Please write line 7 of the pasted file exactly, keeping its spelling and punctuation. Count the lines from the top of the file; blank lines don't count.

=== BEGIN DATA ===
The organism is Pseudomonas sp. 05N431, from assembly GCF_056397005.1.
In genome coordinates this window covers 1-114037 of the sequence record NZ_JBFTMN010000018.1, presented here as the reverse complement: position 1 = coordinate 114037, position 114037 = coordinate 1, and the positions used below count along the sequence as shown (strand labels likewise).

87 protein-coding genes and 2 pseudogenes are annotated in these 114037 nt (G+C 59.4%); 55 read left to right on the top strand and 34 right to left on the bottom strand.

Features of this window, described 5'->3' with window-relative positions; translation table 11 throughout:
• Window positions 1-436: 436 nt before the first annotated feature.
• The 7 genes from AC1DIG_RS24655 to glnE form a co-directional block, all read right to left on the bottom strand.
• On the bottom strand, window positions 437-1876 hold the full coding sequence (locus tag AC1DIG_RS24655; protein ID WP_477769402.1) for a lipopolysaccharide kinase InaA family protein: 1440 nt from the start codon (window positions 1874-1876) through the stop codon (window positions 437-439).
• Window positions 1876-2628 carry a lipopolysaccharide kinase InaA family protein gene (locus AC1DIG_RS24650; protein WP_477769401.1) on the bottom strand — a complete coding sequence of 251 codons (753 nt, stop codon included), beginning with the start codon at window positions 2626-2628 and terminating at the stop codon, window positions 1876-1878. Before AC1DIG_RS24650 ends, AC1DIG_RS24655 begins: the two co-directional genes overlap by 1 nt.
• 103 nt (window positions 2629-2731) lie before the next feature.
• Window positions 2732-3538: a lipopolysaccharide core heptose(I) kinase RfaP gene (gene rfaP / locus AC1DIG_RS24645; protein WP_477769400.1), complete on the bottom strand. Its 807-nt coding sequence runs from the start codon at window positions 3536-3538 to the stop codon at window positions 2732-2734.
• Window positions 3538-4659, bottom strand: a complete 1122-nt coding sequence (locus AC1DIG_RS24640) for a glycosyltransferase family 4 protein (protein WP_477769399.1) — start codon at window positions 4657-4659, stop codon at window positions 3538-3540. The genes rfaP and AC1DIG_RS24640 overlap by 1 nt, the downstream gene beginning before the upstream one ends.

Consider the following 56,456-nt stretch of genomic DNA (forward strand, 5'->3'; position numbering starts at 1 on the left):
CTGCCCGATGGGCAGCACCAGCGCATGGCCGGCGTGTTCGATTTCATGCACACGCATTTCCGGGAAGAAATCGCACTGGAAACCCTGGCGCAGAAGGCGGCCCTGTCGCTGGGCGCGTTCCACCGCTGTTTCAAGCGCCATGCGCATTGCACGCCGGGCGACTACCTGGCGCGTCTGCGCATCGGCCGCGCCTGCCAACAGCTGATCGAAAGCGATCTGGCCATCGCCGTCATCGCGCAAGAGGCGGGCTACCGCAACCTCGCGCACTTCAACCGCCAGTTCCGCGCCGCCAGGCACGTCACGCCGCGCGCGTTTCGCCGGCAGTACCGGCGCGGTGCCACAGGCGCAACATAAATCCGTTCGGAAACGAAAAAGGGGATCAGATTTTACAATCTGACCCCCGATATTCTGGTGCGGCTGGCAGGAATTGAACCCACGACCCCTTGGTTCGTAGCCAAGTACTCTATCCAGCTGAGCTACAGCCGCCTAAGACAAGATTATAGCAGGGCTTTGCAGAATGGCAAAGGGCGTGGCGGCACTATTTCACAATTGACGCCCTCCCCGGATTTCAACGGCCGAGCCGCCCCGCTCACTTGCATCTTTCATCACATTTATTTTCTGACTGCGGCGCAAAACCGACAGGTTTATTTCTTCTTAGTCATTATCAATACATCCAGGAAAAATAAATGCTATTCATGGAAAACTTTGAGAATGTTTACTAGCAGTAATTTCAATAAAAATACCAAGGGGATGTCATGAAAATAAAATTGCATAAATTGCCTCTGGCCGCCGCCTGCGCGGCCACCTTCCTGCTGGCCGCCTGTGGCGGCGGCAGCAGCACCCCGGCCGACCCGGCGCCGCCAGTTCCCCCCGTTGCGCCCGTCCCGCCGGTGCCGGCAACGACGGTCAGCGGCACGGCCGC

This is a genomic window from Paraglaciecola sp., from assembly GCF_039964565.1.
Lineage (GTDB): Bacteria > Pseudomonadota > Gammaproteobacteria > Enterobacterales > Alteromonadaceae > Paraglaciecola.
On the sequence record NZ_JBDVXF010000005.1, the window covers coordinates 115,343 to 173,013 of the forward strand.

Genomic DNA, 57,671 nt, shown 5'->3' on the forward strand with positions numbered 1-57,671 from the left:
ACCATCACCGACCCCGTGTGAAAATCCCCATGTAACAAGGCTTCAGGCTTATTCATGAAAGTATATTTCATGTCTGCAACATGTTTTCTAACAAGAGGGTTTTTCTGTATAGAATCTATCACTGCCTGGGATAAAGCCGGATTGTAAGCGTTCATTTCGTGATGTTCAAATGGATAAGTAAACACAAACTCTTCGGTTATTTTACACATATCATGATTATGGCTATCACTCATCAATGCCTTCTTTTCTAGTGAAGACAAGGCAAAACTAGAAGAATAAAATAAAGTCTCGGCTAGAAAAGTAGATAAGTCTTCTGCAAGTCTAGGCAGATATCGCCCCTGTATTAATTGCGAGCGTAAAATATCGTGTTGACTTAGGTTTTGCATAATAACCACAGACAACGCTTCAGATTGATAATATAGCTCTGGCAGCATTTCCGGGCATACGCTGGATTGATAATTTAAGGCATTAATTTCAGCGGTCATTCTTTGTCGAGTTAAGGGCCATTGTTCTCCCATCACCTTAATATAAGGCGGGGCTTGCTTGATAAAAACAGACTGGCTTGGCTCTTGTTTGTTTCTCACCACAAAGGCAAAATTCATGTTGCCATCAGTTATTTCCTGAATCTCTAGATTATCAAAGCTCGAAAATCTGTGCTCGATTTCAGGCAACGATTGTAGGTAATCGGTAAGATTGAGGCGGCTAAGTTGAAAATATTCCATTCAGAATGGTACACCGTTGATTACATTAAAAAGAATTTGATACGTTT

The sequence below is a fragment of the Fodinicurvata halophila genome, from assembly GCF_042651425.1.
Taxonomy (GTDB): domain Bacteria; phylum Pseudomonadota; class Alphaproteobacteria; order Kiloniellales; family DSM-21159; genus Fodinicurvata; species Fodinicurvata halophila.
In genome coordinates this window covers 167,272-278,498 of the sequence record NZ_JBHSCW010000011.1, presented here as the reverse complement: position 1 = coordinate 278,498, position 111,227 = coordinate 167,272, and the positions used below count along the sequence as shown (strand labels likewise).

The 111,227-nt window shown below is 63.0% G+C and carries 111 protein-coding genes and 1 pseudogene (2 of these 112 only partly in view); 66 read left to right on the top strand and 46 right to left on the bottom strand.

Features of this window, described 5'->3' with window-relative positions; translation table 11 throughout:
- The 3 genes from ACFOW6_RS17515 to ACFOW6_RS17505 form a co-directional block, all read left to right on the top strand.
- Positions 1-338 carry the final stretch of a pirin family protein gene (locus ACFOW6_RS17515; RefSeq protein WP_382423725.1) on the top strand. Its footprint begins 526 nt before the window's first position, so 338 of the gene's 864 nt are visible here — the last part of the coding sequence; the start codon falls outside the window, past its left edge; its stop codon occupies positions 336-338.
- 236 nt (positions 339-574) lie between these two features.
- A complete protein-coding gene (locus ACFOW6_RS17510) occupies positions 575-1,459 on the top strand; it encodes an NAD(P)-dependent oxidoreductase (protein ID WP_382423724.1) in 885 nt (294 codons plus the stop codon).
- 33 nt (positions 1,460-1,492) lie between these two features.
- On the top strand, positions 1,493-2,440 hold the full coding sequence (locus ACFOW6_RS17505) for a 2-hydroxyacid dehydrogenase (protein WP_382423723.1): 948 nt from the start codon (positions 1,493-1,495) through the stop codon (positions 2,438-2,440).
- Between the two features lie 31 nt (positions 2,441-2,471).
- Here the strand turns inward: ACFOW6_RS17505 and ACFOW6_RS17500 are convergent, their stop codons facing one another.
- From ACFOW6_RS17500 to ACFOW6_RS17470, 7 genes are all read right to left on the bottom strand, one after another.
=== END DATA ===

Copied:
• On the bottom strand, window positions 437-1876 hold the full coding sequence (locus tag AC1DIG_RS24655; protein ID WP_477769402.1) for a lipopolysaccharide kinase InaA family protein: 1440 nt from the start codon (window positions 1874-1876) through the stop codon (window positions 437-439).